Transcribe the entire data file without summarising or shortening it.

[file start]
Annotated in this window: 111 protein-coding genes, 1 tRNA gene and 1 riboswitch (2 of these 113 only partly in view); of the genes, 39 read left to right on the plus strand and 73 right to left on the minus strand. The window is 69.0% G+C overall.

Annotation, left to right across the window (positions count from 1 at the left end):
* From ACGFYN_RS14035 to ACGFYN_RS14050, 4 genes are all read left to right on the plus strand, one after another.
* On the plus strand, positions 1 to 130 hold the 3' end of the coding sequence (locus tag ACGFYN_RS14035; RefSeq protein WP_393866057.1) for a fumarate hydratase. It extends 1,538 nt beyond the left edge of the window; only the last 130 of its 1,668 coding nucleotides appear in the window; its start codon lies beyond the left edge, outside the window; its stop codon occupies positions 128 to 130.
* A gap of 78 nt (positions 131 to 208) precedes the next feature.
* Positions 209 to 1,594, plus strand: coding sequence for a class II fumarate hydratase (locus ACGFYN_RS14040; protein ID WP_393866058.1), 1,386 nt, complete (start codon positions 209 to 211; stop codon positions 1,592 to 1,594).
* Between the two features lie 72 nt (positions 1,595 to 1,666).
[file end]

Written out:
Annotated in this window: 111 protein-coding genes, 1 tRNA gene and 1 riboswitch (2 of these 113 only partly in view); of the genes, 39 read left to right on the plus strand and 73 right to left on the minus strand. The window is 69.0% G+C overall.

Annotation, left to right across the window (positions count from 1 at the left end):
* From ACGFYN_RS14035 to ACGFYN_RS14050, 4 genes are all read left to right on the plus strand, one after another.
* On the plus strand, positions 1 to 130 hold the 3' end of the coding sequence (locus tag ACGFYN_RS14035; RefSeq protein WP_393866057.1) for a fumarate hydratase. It extends 1,538 nt beyond the left edge of the window; only the last 130 of its 1,668 coding nucleotides appear in the window; its start codon lies beyond the left edge, outside the window; its stop codon occupies positions 128 to 130.
* A gap of 78 nt (positions 131 to 208) precedes the next feature.
* Positions 209 to 1,594, plus strand: coding sequence for a class II fumarate hydratase (locus ACGFYN_RS14040; protein ID WP_393866058.1), 1,386 nt, complete (start codon positions 209 to 211; stop codon positions 1,592 to 1,594).
* Between the two features lie 72 nt (positions 1,595 to 1,666).